PICTON CASTLE and BLUENOSE II hosted an evening at the Dory Shop for crews of the Tall Ships, including EUROPA, WYLDE SWAN, FAIR JEANNE, ST. LAWRENCE II, LORD NELSON, SPIRIT OF BERMUDA, WHEN AND IF, BOWDOIN, and HMCS ORIOLE.  Ralph Getson, a local historian, spoke of what life had been like in Lunenburg many years past when commercial sailing was at its peak.

Lunenburg’s Historic Dory Shop –


Listening to fascinating stories about the old local ships and their travels while we sitting in one of the oldest dory building facilities in North America transported us back in time and made us thankful for those who have paved the way. PICTON CASTLE has always traveled the world with Lunenburg dories steeped in history and it is fascinating to see where it all started …and still continues to this day. 100 years of history is in the foundation of this tiny waterfront building …if only the walls could speak – oh, the stories it would tell.

One of our new crew in particular has been part of Lunenburg for as long as anyone can remember. Bob Higgins (and his lovely wife Rosanna) have been honorary parents for PICTON CASTLE crew that find themselves so far away from home. As former owners of Greybeard’s Bed and Breakfast, they have hosted Christmas, Thanksgiving, Easter, birthdays and other such occasions when we tend to miss our families the most. They have watched the PICTON CASTLE come and go for 20 years now and we are thrilled to bring Bob along as a crew member for this final leg of the summer. For the first time ever, Bob departed on the ship with his wife Rose waving from the pier. We promise to take good care of him!

Bob & Rosanna Higgins

The ships departed one by one after much too quick a visit, horns blared and hundreds of people waved and bid us safe voyage. This port seems to mark the beginning of the end of our summer and although some of us long for home, we are excited for our final ports, fair winds and more sailing.

Thank you to our gracious hosts, event organizers and sponsors and also to Adams & Knickle for the use of their wharf during our visit. We will see you all again in a few weeks.


| More

By: Purser Allison Steele

With new crew on board, we began training them in basic seamanship techniques such as tying knots and how to handle lines. It can be very overwhelming at first when faced with over 180 lines on board, each serving a different purpose. Once you begin to understand the mechanics of square rig sails it all starts to make sense and the knowledge and understanding starts to click. Often we are asked “do you have to know anything about sailing to sign aboard PICTON CASTLE?” and the answer is always no. We will introduce you to the skills you need and you’ll learn them by actually sailing the ship, all with the careful guidance of our experienced crew.

A view of some of the many lines on Picton Castle

Square rigged ships like PICTON CASTLE are much different than traditional schooner rigged or fore and aft sailing vessels and even seasoned schooner sailors find themselves learning all over again. The wind will always be the wind but how we harness it varies.

Each time we leave port we practice our emergency procedures. It might mean for longer term crew they are performing drills every week or 10 days but it helps to keep us sharp and ready to respond in an emergency. Fire, Abandon Ship and Man Overboard scenarios can often feel hectic but every person has a specific task that needs to be carried out calmly and effectively and repetition helps to establish a good working team. Some of those tasks involve quick line handling so learning where the ropes are and what purpose they serve is important to grasp. Practice makes perfect!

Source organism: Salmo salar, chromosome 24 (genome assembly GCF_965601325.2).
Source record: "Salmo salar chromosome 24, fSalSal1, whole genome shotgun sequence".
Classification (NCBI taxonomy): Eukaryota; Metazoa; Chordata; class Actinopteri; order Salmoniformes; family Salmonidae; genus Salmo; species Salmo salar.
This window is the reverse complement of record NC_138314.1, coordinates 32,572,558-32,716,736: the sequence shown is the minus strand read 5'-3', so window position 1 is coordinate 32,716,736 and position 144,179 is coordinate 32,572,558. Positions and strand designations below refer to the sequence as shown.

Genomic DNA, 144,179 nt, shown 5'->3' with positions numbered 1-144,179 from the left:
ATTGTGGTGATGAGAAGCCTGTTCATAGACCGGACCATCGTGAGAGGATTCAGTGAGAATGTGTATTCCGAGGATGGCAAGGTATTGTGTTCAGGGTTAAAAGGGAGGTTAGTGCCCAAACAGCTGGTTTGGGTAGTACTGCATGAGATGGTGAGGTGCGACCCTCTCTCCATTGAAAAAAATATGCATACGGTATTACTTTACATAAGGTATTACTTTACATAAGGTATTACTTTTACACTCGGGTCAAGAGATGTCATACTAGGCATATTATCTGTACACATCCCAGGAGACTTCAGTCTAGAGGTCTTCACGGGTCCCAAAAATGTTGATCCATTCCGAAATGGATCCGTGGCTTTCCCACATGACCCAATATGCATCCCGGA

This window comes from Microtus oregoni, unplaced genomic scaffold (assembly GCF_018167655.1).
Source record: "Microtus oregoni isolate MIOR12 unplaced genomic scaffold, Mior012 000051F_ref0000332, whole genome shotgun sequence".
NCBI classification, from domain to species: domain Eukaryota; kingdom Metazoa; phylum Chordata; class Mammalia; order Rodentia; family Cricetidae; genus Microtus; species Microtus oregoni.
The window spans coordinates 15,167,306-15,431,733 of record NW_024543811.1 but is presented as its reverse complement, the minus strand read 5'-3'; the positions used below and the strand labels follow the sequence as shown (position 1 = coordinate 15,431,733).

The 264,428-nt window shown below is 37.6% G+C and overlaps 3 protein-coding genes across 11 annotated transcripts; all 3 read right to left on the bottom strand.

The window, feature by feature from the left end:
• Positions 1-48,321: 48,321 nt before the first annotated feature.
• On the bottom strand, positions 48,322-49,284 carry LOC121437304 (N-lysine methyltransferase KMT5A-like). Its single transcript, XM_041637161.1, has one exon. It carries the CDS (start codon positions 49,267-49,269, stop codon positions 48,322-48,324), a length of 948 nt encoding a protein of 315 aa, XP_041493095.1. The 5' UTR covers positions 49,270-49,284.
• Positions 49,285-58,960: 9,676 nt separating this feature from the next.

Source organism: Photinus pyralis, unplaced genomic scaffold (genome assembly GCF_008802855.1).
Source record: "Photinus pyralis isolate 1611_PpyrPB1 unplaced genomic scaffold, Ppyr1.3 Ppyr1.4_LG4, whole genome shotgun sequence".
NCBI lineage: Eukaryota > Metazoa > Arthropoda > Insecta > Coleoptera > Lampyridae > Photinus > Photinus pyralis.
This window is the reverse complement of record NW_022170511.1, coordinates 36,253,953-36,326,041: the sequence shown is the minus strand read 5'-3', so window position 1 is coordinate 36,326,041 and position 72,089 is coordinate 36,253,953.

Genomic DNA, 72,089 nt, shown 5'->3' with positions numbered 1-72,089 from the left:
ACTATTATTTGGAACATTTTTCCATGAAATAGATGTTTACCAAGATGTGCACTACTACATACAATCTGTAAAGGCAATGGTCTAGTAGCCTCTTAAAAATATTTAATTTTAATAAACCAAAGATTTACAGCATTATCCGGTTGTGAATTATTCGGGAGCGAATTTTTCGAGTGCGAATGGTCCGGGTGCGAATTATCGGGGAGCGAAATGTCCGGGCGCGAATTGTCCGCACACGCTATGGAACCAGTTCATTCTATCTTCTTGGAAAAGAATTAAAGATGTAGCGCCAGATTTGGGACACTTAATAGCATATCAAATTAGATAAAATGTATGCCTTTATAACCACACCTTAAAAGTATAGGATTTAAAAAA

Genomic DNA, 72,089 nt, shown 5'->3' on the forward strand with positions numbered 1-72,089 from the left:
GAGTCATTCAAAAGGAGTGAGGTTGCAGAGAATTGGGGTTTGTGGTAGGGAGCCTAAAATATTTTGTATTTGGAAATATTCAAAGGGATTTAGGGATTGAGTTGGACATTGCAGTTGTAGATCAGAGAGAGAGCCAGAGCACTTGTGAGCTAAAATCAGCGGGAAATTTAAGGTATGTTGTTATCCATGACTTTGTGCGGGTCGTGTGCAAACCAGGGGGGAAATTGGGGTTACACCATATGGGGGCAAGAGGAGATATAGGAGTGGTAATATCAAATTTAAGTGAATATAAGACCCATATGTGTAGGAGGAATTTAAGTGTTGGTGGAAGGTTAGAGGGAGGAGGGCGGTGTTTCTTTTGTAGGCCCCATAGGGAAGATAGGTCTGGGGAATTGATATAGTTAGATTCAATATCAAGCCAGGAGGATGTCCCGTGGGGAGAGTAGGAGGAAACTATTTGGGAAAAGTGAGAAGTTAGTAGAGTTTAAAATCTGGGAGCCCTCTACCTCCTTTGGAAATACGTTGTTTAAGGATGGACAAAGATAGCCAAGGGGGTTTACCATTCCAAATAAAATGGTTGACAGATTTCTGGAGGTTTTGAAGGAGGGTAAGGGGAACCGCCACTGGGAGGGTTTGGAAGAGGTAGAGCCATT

Noon Position: 44°39′.1N 062°02′.8W

Course + Speed: NW 4.5kts

Wind direction + Speed: W Force 3

Swell Height + Direction: W 1m

Weather: overcast and rainy

Day’s Run: 108.9nm

Log: 126 nm

Distance to Port: 105.8nm

Voyage: 5298nm


| More

Captain’s Log – Louisbourg, Cape Breton Island

By Allison Steele

After a wonderful day of small boat sailing while at anchor off of the Fortress of Louisbourg, it was time to head into port in the town of Louisbourg! But in true PICTON CASTLE fashion we launched our boats and they also participated in the Parade of Sail. Sea Never Dry, Jane and our wonderful 80-year-old Monomoy helped to lead the fleet of six tall ships into the harbour. We were greeted by traditional pipe and drum, historical actors and a huge crowd of onlookers waiting for the chance to come and visit us. As expected, ship’s cat Fiji was the first off the ship and did her usual cute posing for photographs and to delight her new friends on shore.

Louisbourg is a wonderful small town surrounded by great hiking trails and of course the famous Fortress of Louisbourg. Cape Breton is proud of their national historic site as it is one of North America’s busiest 18th century seaports. The fortress was founded by the French in 1713 but was demolished after two sieges by the British in the 1760s. In the 1960s reconstruction began of ¼ of the original French town and fortifications, and today it remains as one of the largest in North America.

The crew spent time touring this impressive fortress and immersing themselves in the 1700s. They could also be found puttering about in small boats in the harbour as it truly is one of our favourite pastimes.  Deck tours are an important part of Tall Ships Festivals as we love to open our home to the community and visitors. We are proud of our ship and the hard work we put in to make her look as beautiful as she does.